March 17, 2022
The federal government has set a national target to reduce GHG emissions from nitrogen fertilizers by 4 megatonnes by 2030. Agriculture and Agri-Food Canada’s February 2022 Discussion paper on the target recognizes that while current approaches are ‘moving the needle,’ new policies and programs will be needed to achieve this ambitious target. SPI’s newest publication sheds light on the types of new policies and programs that should be considered to help Canada achieve its environmental goals, while also supporting farm productivity.
N2O emissions are one of the largest sources of greenhouse gas (GHG) emissions in Canada’s agricultural sector - meaning the time to act is now! Ontario and Prince Edward Island (PEI) tend to produce crops with high nitrogen requirements, such as corn and potatoes. In 2019, 44% of Ontario's and 60% of PEI’s total agricultural sector GHG emissions were attributed to N2O from agricultural soils. Recent research from SPI shows how policymakers can support efforts to reduce agricultural GHG emissions within these two provinces by focusing on efficient nitrogen fertilizer management practices in Ontario’s corn-soybean-winter wheat and PEI’s potato systems. In addition to mitigating direct GHG emissions, improving the efficiency of nitrogen fertilizer management can also bolster farm incomes, enhance soil health, and improve water quality.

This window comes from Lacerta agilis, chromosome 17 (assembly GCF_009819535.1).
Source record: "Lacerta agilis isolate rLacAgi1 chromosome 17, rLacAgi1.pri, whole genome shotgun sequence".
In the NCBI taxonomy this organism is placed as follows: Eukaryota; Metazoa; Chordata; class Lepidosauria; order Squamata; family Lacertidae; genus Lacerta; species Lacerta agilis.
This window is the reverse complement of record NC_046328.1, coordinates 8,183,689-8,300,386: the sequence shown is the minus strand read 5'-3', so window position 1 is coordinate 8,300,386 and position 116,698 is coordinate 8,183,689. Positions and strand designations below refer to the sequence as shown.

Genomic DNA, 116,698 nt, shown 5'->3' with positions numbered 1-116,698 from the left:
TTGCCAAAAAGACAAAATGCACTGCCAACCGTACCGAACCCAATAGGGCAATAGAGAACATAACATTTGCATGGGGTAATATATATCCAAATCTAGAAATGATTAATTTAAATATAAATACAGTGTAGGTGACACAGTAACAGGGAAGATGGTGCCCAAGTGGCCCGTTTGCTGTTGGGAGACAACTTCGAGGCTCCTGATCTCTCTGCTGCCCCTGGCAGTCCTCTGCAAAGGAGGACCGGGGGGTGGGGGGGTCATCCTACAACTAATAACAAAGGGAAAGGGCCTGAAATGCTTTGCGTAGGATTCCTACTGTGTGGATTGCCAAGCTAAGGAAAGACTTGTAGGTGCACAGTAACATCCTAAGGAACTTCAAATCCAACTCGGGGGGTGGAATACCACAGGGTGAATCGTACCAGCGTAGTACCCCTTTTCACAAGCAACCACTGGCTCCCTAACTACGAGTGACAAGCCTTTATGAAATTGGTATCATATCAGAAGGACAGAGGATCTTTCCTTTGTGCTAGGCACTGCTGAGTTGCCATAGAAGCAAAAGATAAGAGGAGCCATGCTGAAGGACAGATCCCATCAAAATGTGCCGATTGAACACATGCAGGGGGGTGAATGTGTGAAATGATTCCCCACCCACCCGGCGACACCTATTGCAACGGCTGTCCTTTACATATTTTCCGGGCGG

The essential first step to solving the problem of GHG emissions from excess nitrogen fertilizer application is to identify the application practices that are scientifically proven to be effective, such as nutrient management planning and practices found in Fertilizer Canada’s 4R program (including enhanced efficiency fertilizers, split nitrogen application, and variable rate application with soil testing). Efficient nitrogen fertilizer management needs to be embedded into a broader understanding of natural on-farm sources of nitrogen and the health of agricultural soils. As such, SPI proposes that to maximize the efficiency of nitrogen management, we must also consider opportunities for synergies with soil health beneficial management practices (BMPs) – such as cover cropping, more diverse crop rotations, and conservation tillage.
SPI co-convened two workshops with Équiterre in Guelph, Ontario and Charlottetown, PEI. The workshop attendees included staff from federal and provincial governments, industry, environmental non-government organizations, as well as local producers. With this group, SPI assessed five novel policy options for improving nutrient management and soil health outcomes. These included:
1) Behavioral economics approaches, such as the use of collective adoption bonus payments and interventions that leverage trusted messengers.
2) BMP Insurance schemes that encourage farmers to trial new practices while also protecting them against production risk.
3) Reforming the suite of business risk management (BRM) programs, such as AgriInvest, AgriInsurance and AgriStability, to encourage the use of new BMPs.
4) Reverse auctions to remove the guess-work from setting an appropriate and motivating subsidy payment.
5) Carbon offsets to offer farmers new revenue opportunities as an incentive for changing their management practices.
Behavioral economics approaches, BMP insurance schemes, and BRM program reforms received the most support from workshop participants in Ontario and PEI, while reverse auctions and carbon offsets were considered to be less of a priority.